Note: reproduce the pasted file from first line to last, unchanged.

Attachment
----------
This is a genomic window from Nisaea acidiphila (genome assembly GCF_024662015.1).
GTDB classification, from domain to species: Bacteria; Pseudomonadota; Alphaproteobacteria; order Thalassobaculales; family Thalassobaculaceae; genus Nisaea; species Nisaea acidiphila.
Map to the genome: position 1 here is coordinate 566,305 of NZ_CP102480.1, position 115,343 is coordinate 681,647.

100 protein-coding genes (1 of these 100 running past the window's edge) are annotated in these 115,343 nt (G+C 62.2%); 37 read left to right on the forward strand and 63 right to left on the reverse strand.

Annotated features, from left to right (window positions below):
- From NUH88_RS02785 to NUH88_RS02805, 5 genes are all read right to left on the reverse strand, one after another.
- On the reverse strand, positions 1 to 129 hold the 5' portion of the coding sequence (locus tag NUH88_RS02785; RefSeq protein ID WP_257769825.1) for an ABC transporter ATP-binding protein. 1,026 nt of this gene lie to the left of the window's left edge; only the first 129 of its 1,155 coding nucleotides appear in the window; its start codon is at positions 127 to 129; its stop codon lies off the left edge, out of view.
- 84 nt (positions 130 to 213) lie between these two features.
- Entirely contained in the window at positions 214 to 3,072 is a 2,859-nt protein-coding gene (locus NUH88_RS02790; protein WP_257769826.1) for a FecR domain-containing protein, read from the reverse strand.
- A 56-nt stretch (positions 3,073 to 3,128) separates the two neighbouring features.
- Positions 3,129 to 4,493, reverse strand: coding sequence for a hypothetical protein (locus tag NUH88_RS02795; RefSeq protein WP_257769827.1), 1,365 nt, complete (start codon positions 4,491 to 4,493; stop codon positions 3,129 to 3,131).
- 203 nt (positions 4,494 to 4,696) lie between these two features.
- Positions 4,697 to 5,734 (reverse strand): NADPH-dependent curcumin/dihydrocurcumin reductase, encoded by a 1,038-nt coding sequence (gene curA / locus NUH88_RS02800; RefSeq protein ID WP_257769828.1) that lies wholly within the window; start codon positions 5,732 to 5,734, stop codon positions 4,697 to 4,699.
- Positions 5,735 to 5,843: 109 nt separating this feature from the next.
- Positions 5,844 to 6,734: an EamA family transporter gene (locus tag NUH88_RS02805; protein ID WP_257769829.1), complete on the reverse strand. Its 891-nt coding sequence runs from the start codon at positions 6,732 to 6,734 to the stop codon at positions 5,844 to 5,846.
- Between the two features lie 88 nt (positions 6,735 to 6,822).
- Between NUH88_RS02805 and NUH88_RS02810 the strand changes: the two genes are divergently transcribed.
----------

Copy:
This is a genomic window from Nisaea acidiphila (genome assembly GCF_024662015.1).
GTDB classification, from domain to species: Bacteria; Pseudomonadota; Alphaproteobacteria; order Thalassobaculales; family Thalassobaculaceae; genus Nisaea; species Nisaea acidiphila.
Map to the genome: position 1 here is coordinate 566,305 of NZ_CP102480.1, position 115,343 is coordinate 681,647.

100 protein-coding genes (1 of these 100 running past the window's edge) are annotated in these 115,343 nt (G+C 62.2%); 37 read left to right on the forward strand and 63 right to left on the reverse strand.

Annotated features, from left to right (window positions below):
- From NUH88_RS02785 to NUH88_RS02805, 5 genes are all read right to left on the reverse strand, one after another.
- On the reverse strand, positions 1 to 129 hold the 5' portion of the coding sequence (locus tag NUH88_RS02785; RefSeq protein ID WP_257769825.1) for an ABC transporter ATP-binding protein. 1,026 nt of this gene lie to the left of the window's left edge; only the first 129 of its 1,155 coding nucleotides appear in the window; its start codon is at positions 127 to 129; its stop codon lies off the left edge, out of view.
- 84 nt (positions 130 to 213) lie between these two features.
- Entirely contained in the window at positions 214 to 3,072 is a 2,859-nt protein-coding gene (locus NUH88_RS02790; protein WP_257769826.1) for a FecR domain-containing protein, read from the reverse strand.
- A 56-nt stretch (positions 3,073 to 3,128) separates the two neighbouring features.
- Positions 3,129 to 4,493, reverse strand: coding sequence for a hypothetical protein (locus tag NUH88_RS02795; RefSeq protein WP_257769827.1), 1,365 nt, complete (start codon positions 4,491 to 4,493; stop codon positions 3,129 to 3,131).
- 203 nt (positions 4,494 to 4,696) lie between these two features.
- Positions 4,697 to 5,734 (reverse strand): NADPH-dependent curcumin/dihydrocurcumin reductase, encoded by a 1,038-nt coding sequence (gene curA / locus NUH88_RS02800; RefSeq protein ID WP_257769828.1) that lies wholly within the window; start codon positions 5,732 to 5,734, stop codon positions 4,697 to 4,699.
- Positions 5,735 to 5,843: 109 nt separating this feature from the next.
- Positions 5,844 to 6,734: an EamA family transporter gene (locus tag NUH88_RS02805; protein ID WP_257769829.1), complete on the reverse strand. Its 891-nt coding sequence runs from the start codon at positions 6,732 to 6,734 to the stop codon at positions 5,844 to 5,846.
- Between the two features lie 88 nt (positions 6,735 to 6,822).
- Between NUH88_RS02805 and NUH88_RS02810 the strand changes: the two genes are divergently transcribed.